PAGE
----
The Air Force's struggle to find a new tanker aircraft has attracted world-wide attention over the past couple of years. Currently, efforts to select a replacement for Eisenhower-era KC-135s are on hold, after Boeing successfully challenged a contract awarded to rival Northrop-Grumman.
With the battle spilling over into political circles, Defense Secretary Robert Gates elected to defer the decision to his successor. That means that USAF refueling units won't get new aircraft until at least 2013-2014, almost a decade behind the original schedule.
And, if that weren't bad enough, the Air Force is also caught in a bruising fight over who will provide depot-level maintenance for those aging KC-135s. As Aviation Week reports, the long-time contractor and subcontractor for the depot program are locked in a court battle, with clear implications for future tanker maintenance.
The twists and turns of this saga would give a lawyer a headache, but here's a quick synopsis:
Three years ago, Boeing (the prime contractor) and Alabama Aircraft Industries, Inc (the sub-contractor) agreed to bid together on the Air Force tanker depot maintenance contract, covering more than 40 aircraft a year. Depot work is roughly defined as the more detailed maintenance and airframe upgrades that can't be handled at the unit level, or at service-run logistics centers.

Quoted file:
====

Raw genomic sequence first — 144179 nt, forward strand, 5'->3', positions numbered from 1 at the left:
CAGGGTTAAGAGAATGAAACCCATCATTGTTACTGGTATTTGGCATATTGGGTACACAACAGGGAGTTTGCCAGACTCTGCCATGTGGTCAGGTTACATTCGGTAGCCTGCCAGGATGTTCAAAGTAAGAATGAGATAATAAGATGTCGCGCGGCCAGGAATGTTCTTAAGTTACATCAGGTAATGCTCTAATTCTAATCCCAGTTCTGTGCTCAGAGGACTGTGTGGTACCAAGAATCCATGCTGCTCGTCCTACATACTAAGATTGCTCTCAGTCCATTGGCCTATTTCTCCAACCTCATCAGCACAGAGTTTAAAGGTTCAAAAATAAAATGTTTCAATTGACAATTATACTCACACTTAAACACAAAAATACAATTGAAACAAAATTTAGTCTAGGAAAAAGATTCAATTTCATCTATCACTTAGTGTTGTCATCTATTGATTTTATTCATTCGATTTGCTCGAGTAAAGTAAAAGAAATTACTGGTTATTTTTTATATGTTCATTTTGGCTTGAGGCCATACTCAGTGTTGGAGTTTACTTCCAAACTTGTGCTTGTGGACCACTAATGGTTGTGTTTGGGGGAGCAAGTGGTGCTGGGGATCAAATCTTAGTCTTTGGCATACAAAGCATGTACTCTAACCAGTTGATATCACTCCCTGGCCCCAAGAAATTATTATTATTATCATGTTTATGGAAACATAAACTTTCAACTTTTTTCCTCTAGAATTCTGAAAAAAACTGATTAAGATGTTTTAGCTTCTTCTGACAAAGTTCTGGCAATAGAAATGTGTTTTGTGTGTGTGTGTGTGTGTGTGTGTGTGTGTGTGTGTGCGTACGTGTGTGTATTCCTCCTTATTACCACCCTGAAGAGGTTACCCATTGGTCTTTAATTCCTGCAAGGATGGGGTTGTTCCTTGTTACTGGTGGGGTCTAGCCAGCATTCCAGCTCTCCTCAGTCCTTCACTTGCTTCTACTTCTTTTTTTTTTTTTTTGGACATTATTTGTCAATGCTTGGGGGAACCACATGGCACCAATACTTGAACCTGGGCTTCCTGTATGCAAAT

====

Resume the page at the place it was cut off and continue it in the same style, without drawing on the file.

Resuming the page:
However, the service subsequently reduced the number of aircraft that would receive depot-level maintenance from outside firms, from 44 to 24. At that point, Boeing pulled out of its agreement with AAII. In response, the Alabama firm filed a protest, and submitted a bid on its own.
Flash forward to September 2007, when the Air Force gave the contract to Boeing. AAII filed another protest, which was partially upheld by the GAO. Boeing won again in a second round of bidding (concluded in March of this year), prompting AAII to seek legal relief. On 30 September, the U.S. Court of Federal Claims, ruling on a complaint filed by AAII, enjoined the Air Force from moving forward on the new contract.
For now, the two aerospace firms have agreed to keep working together, under the terms of the old contract. But, as Aviation Week observes, sorting out the KC-135 depot maintenance deal could take another two years. The legal wrangling also raises questions about long-term support for the KC-135, which will remain the backbone of our refueling fleet until those new tankers arrive in....er....you get the picture.
The Boeing/AAII battle is yet another reminder of the need for major reform in the defense contracting and procurement business. Corporate protests and political influence have, essentially, brought the Air Force tanker program to a halt, and the service's new combat search and rescue (CSAR) helicopter has been delayed by the same sort of tactics. Meanwhile, the tankers used to refuel other aircraft and our rescue choppers aren't getting any younger.
There has to be a better way. It's imperative that the next administration put acquisition and contracting reforms at the top of its DoD "to do" list.